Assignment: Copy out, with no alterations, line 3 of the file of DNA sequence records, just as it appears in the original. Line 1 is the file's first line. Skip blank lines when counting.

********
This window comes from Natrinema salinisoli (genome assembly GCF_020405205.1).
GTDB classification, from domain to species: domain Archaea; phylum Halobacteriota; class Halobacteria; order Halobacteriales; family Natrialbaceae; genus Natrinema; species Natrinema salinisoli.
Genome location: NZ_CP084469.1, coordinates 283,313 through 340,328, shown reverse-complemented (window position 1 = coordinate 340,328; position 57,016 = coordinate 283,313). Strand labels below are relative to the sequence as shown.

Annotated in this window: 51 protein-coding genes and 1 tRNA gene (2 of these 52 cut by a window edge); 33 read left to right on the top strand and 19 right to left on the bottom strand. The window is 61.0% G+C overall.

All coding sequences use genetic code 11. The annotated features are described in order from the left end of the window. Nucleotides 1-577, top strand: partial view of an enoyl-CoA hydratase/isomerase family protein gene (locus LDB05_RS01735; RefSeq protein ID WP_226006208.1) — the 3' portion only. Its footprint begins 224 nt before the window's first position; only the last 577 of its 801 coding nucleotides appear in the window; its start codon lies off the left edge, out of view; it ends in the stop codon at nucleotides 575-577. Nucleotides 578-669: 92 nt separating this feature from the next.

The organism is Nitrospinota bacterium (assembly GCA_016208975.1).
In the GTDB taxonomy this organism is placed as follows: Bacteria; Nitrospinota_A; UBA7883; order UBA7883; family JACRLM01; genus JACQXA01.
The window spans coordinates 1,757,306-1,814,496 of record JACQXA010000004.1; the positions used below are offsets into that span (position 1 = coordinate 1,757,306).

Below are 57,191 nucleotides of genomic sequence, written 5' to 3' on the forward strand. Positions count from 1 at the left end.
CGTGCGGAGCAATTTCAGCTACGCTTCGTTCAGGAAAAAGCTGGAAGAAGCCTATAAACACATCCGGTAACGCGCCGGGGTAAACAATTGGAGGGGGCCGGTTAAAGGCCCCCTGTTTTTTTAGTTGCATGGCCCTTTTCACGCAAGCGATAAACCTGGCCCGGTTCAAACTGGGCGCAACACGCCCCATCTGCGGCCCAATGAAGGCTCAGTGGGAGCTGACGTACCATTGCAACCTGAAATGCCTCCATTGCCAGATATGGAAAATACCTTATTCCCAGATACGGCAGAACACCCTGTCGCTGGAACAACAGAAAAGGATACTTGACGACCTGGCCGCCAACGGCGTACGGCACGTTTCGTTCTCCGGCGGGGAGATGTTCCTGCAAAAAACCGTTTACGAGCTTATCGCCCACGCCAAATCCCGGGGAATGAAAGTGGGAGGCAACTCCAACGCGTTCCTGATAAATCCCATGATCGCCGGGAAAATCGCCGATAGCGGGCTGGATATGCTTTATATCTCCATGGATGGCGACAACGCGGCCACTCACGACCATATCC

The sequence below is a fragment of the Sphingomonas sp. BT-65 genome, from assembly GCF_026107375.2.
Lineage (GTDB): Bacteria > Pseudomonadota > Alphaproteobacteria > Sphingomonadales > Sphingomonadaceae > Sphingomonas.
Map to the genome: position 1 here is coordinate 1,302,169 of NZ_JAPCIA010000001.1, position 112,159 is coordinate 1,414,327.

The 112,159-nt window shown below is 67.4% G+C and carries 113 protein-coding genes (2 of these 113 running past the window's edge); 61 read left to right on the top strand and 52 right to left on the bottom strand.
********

Genome location: NZ_CP084469.1, coordinates 283,313 through 340,328, shown reverse-complemented (window position 1 = coordinate 340,328; position 57,016 = coordinate 283,313). Strand labels below are relative to the sequence as shown.